Having said this, lately, it feels like the Google Pay team has been on a bit of a roll. It’s almost like the same bug that has bitten Twitter’s product team has also stung Google Pay’s product and it’s resulted in them shipping significant product updates at a high cadence.
The most exciting thing about this news is that Google is once again leaning in on a partnership model to get its product offering to market more rapidly. As you might recall, when they announced their revamped wallet back in November last year, they revealed they’d be partnering with 11(!) banks on their checking account product, Plex. In this case, they’re partnering with Wise and Western Union to allow their users to make international transfers.
So many tech companies talk the talk when it comes to partnering, but few have walked the walk. So it’s great to see Google realising they can move much faster if they partner with companies like Wise.
To be honest these last few product launches now have me actually interested in seeing what Google Pay releases next. Maybe crypto?
When Paypal acquired Honey for $4b back in 2019, many laughed. It was a fair bit of coin to pay for ostensibly what many saw as a Chrome extension. However, the outward simplicity of the product belied its effectiveness as a product.
Honey was working with 30,000 merchant websites at the time of acquisition and had ~17m monthly active users. What Paypal bet on was that this was going to be a new way to connect the two sides of the market they served — merchants and consumers. Along with a great distribution channel for the core Paypal payments product.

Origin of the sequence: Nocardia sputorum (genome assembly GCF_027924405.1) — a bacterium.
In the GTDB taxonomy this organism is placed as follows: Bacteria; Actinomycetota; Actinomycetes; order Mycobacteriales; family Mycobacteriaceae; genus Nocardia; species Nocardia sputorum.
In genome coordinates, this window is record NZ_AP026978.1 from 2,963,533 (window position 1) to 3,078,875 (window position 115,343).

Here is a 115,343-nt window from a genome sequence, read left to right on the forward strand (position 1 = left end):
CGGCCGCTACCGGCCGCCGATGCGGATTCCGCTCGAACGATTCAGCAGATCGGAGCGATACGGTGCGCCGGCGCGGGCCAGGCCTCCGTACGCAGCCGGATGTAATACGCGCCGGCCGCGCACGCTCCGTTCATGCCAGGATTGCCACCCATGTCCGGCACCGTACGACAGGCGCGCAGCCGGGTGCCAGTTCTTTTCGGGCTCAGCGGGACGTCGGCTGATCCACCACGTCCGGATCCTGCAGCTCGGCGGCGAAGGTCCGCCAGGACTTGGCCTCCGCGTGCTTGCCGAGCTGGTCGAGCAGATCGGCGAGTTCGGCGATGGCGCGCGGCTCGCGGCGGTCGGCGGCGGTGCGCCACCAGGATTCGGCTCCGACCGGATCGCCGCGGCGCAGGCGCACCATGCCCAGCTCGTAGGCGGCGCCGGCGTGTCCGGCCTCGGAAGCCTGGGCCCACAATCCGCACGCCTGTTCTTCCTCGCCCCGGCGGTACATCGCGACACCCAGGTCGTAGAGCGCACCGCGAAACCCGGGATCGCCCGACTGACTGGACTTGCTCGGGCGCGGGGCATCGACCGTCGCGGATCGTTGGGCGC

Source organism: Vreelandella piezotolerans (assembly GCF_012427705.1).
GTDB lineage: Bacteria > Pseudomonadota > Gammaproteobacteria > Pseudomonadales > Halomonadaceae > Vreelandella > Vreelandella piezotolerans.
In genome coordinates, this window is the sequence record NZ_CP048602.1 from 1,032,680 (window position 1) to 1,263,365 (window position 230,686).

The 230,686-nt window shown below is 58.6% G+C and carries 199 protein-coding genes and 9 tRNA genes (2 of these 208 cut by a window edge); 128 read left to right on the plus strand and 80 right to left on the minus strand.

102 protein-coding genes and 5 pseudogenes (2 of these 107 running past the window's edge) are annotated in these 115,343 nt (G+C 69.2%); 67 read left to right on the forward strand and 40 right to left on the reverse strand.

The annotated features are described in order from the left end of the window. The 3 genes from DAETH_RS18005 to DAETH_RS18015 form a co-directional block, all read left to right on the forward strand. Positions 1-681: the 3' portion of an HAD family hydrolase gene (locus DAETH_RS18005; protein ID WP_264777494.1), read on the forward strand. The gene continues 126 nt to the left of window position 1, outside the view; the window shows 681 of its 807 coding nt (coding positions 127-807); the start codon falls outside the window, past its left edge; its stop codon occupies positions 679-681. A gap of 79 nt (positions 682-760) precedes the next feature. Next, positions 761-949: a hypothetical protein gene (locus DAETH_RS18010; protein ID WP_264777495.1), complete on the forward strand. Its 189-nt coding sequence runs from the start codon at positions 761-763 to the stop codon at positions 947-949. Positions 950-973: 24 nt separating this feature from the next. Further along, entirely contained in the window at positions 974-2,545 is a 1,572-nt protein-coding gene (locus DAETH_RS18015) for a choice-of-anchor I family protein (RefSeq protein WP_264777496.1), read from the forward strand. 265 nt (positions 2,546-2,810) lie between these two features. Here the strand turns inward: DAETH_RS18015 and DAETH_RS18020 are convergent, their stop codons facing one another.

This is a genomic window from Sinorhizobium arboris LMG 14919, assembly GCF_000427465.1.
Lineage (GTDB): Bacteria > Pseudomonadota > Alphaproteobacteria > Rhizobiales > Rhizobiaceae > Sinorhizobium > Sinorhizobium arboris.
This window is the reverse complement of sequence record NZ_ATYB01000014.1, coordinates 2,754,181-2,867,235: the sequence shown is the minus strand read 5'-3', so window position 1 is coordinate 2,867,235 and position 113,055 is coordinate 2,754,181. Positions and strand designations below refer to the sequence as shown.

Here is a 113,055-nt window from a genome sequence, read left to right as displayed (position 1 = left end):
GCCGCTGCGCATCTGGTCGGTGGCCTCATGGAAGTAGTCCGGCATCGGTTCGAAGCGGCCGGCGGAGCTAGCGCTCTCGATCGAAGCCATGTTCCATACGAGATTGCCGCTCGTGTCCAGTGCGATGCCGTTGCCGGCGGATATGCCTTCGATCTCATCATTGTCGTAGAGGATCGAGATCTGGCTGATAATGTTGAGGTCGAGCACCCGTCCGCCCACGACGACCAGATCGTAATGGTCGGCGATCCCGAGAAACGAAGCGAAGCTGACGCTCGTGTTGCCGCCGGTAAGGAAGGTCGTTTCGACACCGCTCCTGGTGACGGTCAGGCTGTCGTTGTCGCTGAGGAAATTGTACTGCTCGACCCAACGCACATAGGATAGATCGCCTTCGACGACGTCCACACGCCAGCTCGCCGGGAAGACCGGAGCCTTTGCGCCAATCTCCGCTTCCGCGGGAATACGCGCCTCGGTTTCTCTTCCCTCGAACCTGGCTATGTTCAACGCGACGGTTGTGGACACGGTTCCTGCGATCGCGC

In a move that has shades of the Paypal x Honey acquisition, Revolut released a Chrome app that allows users to find savings at stores they’re buying from online. It also enables Revolut customers to use their virtual or disposable cards to buy online — all in the browser.
In a segment where CACs are soaring, this is a super clever way to keep Revolut top of mind when purchasing (and thus helping grown TPV). At the same time, using the Chrome store for distribution, I think, is a massively underrated distribution channel and will likely allow them to acquire some new users. It’s a super clever product distribution strategy and I think we’ll see a few other challenger banks follow suit.
🎧 Podcast Recommendations
As always, here are some great podcasts for you to load up on your next run.
How Safe Is My Crypto Yield? with Zac Prince (CEO, BlockFi) and Matt Ballensweig (Genesis) → This is a podcast from Kevin Rose's new show, Modern Finance. If you’re interested in the world of yield farming and want to hear about what BlockFi is up to (who I think are one of the more exciting companies at the intersection of fintech and crypto), this is a podcast you’ll want to listen to.
Coen Jonker, Co-Founder of Africa’s Tyme – Fintech for Inclusion & Importance of Persistence → Tyme is a really interesting South African challenger bank. They’ve been going at it since 2015 and recently raised a monster $109m round of funding (which is something for a fintech on the Continent). This is a great episode where Tyme’s co-founder talks about how they launched in South Africa and their future plans. Well worth a listen.